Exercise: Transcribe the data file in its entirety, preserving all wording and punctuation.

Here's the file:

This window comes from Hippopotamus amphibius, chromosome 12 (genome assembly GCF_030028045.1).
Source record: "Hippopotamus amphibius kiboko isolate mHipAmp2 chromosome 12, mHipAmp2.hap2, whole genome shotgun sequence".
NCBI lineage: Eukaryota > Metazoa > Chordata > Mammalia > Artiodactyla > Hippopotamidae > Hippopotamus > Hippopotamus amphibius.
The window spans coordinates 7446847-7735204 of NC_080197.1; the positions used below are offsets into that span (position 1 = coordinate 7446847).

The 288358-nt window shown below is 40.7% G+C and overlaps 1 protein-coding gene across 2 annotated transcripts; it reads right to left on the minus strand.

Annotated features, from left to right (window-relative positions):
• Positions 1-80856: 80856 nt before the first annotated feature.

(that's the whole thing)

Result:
This window comes from Hippopotamus amphibius, chromosome 12 (genome assembly GCF_030028045.1).
Source record: "Hippopotamus amphibius kiboko isolate mHipAmp2 chromosome 12, mHipAmp2.hap2, whole genome shotgun sequence".
NCBI lineage: Eukaryota > Metazoa > Chordata > Mammalia > Artiodactyla > Hippopotamidae > Hippopotamus > Hippopotamus amphibius.
The window spans coordinates 7446847-7735204 of NC_080197.1; the positions used below are offsets into that span (position 1 = coordinate 7446847).

The 288358-nt window shown below is 40.7% G+C and overlaps 1 protein-coding gene across 2 annotated transcripts; it reads right to left on the minus strand.

Annotated features, from left to right (window-relative positions):
• Positions 1-80856: 80856 nt before the first annotated feature.